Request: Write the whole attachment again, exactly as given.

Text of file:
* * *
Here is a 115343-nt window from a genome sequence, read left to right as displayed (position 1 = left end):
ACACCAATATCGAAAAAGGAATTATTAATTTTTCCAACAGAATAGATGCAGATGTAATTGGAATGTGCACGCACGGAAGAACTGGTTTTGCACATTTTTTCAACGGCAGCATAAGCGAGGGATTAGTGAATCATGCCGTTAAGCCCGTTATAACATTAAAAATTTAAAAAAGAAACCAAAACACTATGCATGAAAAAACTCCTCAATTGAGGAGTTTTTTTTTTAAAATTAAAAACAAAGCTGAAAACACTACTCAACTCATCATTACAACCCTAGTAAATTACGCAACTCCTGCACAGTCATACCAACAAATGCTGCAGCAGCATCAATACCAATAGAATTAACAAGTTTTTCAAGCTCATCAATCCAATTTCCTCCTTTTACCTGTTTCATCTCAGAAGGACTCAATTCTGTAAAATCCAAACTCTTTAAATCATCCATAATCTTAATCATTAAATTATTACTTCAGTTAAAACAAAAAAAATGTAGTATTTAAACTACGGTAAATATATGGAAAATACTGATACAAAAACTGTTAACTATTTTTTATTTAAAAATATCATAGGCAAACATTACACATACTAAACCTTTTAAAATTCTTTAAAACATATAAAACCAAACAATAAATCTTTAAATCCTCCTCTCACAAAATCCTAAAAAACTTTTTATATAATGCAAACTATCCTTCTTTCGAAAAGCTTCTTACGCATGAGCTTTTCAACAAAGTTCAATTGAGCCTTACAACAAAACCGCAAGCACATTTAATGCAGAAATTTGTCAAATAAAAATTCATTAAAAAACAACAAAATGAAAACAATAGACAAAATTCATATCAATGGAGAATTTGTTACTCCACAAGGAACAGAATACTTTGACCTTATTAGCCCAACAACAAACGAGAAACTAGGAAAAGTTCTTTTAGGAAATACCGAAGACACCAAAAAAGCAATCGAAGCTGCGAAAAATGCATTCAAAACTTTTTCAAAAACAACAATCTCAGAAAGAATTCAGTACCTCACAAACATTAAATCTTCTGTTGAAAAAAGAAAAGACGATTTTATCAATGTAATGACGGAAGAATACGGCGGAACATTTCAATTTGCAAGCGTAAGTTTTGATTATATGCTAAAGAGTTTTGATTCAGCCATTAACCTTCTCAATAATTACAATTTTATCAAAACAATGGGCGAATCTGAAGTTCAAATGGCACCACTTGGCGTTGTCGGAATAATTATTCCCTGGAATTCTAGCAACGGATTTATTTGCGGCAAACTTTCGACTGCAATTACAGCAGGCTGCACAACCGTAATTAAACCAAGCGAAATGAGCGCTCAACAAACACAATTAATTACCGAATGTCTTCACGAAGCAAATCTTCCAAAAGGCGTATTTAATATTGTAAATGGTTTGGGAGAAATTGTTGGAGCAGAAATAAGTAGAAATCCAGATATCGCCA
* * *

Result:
Here is a 115343-nt window from a genome sequence, read left to right as displayed (position 1 = left end):
ACACCAATATCGAAAAAGGAATTATTAATTTTTCCAACAGAATAGATGCAGATGTAATTGGAATGTGCACGCACGGAAGAACTGGTTTTGCACATTTTTTCAACGGCAGCATAAGCGAGGGATTAGTGAATCATGCCGTTAAGCCCGTTATAACATTAAAAATTTAAAAAAGAAACCAAAACACTATGCATGAAAAAACTCCTCAATTGAGGAGTTTTTTTTTTAAAATTAAAAACAAAGCTGAAAACACTACTCAACTCATCATTACAACCCTAGTAAATTACGCAACTCCTGCACAGTCATACCAACAAATGCTGCAGCAGCATCAATACCAATAGAATTAACAAGTTTTTCAAGCTCATCAATCCAATTTCCTCCTTTTACCTGTTTCATCTCAGAAGGACTCAATTCTGTAAAATCCAAACTCTTTAAATCATCCATAATCTTAATCATTAAATTATTACTTCAGTTAAAACAAAAAAAATGTAGTATTTAAACTACGGTAAATATATGGAAAATACTGATACAAAAACTGTTAACTATTTTTTATTTAAAAATATCATAGGCAAACATTACACATACTAAACCTTTTAAAATTCTTTAAAACATATAAAACCAAACAATAAATCTTTAAATCCTCCTCTCACAAAATCCTAAAAAACTTTTTATATAATGCAAACTATCCTTCTTTCGAAAAGCTTCTTACGCATGAGCTTTTCAACAAAGTTCAATTGAGCCTTACAACAAAACCGCAAGCACATTTAATGCAGAAATTTGTCAAATAAAAATTCATTAAAAAACAACAAAATGAAAACAATAGACAAAATTCATATCAATGGAGAATTTGTTACTCCACAAGGAACAGAATACTTTGACCTTATTAGCCCAACAACAAACGAGAAACTAGGAAAAGTTCTTTTAGGAAATACCGAAGACACCAAAAAAGCAATCGAAGCTGCGAAAAATGCATTCAAAACTTTTTCAAAAACAACAATCTCAGAAAGAATTCAGTACCTCACAAACATTAAATCTTCTGTTGAAAAAAGAAAAGACGATTTTATCAATGTAATGACGGAAGAATACGGCGGAACATTTCAATTTGCAAGCGTAAGTTTTGATTATATGCTAAAGAGTTTTGATTCAGCCATTAACCTTCTCAATAATTACAATTTTATCAAAACAATGGGCGAATCTGAAGTTCAAATGGCACCACTTGGCGTTGTCGGAATAATTATTCCCTGGAATTCTAGCAACGGATTTATTTGCGGCAAACTTTCGACTGCAATTACAGCAGGCTGCACAACCGTAATTAAACCAAGCGAAATGAGCGCTCAACAAACACAATTAATTACCGAATGTCTTCACGAAGCAAATCTTCCAAAAGGCGTATTTAATATTGTAAATGGTTTGGGAGAAATTGTTGGAGCAGAAATAAGTAGAAATCCAGATATCGCCA